Among the plans is an update to the Ford Focus electric vehicle coming at the end of 2016 for North America and Europe. It will have an improved range of 100 miles and can reach 80% of its charge in 30 minutes, considered the maximum length of time consumers will easily tolerate. The current Focus Electric has a range of 76 miles and can be fully charged in 3.5 hours with a 240-volt outlet. Getting to an 80% charge takes about 2.5 hours.

Even with a 100-mile range...
From the Detroit Free Press: http://www.freep.com/story/money/cars/ford/2015/12/10/ford-spend-45-billion-2020-electric-vehicles/77076192/

Yet again - more delays in building S. Carolina's nuclear reactors.

And there ain't none of them there Damned Hippies anywhere in sight or behind the scenes. It is puuure-D#@* rooted in the nature of the technology.

More delays for Vogtle
Posted: December 11, 2015 - 12:15am

ATLANTA — Work to add two nuclear reactors to Plant Vogtle is growing further behind schedule, according to experts hired by state regulators to monitor construction who testified Thursday.

William Jacobs, a nuclear engineer who has managed the construction and startup of seven reactors, testified at a hearing before the Public Service Commission that efforts to catch up haven’t been successful. Instead, the commission consultant said delays have gotten worse despite assurances from Georgia Power executives.

“We monitor it very closely every week,” he said. “We look at the metric packages, and many of the activities tend to slip out week by week.”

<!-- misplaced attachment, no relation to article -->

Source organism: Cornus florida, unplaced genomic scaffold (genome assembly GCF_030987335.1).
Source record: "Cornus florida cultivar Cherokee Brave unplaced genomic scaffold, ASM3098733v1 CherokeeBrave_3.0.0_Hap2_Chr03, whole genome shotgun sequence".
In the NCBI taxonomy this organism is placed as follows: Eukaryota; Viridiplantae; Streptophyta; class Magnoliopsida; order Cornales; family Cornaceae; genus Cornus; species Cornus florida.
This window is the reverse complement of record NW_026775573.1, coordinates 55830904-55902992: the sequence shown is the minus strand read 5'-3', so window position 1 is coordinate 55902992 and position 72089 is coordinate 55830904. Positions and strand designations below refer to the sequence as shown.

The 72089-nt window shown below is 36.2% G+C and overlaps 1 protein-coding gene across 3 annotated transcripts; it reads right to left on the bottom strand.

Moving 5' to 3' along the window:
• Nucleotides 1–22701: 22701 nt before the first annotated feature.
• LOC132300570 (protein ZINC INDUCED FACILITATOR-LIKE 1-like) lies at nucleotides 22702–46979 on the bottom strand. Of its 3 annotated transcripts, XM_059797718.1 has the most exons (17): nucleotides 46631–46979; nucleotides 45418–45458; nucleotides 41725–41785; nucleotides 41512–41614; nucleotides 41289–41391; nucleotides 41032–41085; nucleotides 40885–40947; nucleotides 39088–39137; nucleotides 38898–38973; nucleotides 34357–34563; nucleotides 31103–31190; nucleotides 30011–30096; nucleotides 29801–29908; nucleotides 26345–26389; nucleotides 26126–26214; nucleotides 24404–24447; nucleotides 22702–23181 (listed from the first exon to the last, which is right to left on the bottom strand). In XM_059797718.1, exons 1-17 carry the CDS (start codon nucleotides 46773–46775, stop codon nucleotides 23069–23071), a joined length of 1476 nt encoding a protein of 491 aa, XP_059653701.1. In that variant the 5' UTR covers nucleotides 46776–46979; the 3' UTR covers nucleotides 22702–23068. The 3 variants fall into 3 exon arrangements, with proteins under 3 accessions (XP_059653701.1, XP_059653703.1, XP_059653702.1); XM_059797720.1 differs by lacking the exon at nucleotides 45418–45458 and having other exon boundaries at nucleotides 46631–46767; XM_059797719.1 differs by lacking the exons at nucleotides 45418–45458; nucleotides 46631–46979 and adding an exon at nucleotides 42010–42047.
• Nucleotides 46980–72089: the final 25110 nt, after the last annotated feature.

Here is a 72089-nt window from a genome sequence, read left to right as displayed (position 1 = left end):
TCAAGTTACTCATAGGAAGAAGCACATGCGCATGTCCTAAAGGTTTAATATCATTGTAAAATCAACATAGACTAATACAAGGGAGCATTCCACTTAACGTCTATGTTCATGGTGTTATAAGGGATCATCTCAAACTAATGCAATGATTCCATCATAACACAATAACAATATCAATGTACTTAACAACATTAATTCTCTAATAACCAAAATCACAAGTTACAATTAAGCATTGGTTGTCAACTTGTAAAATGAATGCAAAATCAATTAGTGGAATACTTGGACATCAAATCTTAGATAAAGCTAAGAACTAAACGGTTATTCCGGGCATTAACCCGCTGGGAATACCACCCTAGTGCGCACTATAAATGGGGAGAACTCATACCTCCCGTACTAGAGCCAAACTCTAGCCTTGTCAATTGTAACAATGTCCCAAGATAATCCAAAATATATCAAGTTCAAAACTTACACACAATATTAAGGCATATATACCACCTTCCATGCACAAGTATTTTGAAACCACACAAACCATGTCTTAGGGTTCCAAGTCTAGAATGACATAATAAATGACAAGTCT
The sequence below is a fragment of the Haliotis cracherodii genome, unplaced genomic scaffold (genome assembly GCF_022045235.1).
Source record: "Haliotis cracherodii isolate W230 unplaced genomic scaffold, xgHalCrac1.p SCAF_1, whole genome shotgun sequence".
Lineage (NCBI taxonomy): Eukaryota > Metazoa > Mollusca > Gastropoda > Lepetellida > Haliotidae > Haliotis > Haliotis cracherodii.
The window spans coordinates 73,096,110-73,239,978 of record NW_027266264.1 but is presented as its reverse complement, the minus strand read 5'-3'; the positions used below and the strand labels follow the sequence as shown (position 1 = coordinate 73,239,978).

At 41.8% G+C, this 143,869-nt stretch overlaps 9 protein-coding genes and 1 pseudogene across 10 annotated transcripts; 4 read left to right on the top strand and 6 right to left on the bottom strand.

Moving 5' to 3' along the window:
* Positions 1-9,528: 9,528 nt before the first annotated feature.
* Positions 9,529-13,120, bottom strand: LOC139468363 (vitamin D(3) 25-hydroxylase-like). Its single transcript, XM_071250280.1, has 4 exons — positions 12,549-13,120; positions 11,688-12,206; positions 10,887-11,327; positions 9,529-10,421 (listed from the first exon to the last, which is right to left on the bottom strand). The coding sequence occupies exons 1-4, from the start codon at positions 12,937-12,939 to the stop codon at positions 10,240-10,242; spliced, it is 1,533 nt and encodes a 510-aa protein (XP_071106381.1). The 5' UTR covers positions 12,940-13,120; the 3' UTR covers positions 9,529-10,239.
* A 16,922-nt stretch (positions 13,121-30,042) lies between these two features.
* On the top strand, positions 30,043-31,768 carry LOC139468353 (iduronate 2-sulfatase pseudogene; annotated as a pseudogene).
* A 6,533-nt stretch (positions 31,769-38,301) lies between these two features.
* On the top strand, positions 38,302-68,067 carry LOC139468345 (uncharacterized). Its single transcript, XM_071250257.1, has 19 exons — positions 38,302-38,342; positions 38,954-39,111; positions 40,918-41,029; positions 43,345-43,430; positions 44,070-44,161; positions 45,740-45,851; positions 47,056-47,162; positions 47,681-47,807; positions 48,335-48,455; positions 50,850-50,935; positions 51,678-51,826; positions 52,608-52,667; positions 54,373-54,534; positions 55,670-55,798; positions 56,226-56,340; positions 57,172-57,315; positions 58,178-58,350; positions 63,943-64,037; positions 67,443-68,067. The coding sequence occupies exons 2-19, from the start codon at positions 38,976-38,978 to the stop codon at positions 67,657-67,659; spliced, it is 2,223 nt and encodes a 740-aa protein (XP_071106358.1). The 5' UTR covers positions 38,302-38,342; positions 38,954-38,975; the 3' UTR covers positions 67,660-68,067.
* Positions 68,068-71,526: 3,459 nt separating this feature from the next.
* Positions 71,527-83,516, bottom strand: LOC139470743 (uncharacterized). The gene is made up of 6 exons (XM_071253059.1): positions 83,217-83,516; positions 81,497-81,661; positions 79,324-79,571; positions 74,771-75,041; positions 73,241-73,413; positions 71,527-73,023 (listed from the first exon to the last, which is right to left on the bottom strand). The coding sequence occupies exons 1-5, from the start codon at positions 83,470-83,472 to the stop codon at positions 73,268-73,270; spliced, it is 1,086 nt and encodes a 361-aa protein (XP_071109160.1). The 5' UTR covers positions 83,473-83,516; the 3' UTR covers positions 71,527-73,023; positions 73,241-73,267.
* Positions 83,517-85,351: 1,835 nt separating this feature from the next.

Jacobs, who watches the construction and meets regularly with the builders, said the builders have tried to speed things up, including adding workers to a second shift. None have been successful in erasing the 379-day delay...

Porsche will invest $1 billion to launch battery-powered Mission E

I could be wrong, but I really don't think the hydrogen proponents on DU see the picture the rest of us see. Maybe this will help.

Porsche will invest $1 billion to launch battery-powered Mission E
05 Dec 2015

Porsche will spend about 1 billion euros ($1.09 billion) on production facilities at its biggest plant to make its first-ever all-electric sports car.

The Volkswagen-owned manufacturer will create more than 1,000 new jobs at its base in Zuffenhausen in Germany where a new paint shop and assembly line will be set up to build the battery-powered "Mission E" model, Porsche said on Friday.

Porsche's investment in emissions-free drive technology reflects parent VW's growing commitment to increase its electric offerings as it struggles to overcome an emissions scandal.

VW has said the next generation of its VW-badged flagship luxury saloon Phaeton will be electric and it plans to expand the so-called MQB modular production platform to focus more strongly on long-range plug-in hybrids and electric vehicles.

Analysts have warned that VW's admission of rigging diesel emissions tests ...


Expanded EIA Data on Small-Scale Solar ‘Important Step Forward,’ SEIA Says

Expanded EIA Data on Small-Scale Solar ‘Important Step Forward,’ SEIA Says
December 3, 2015
By Jennifer Delony
Associate Editor

The U.S. Energy Information Administration's (EIA) recent decision to provide monthly estimates of small-scale distributed solar PV electricity generation and capacity by state and sector is an important step for the solar industry, Justin Baca, senior director of research, Solar Energy Industries Association (SEIA), said on Dec. 2.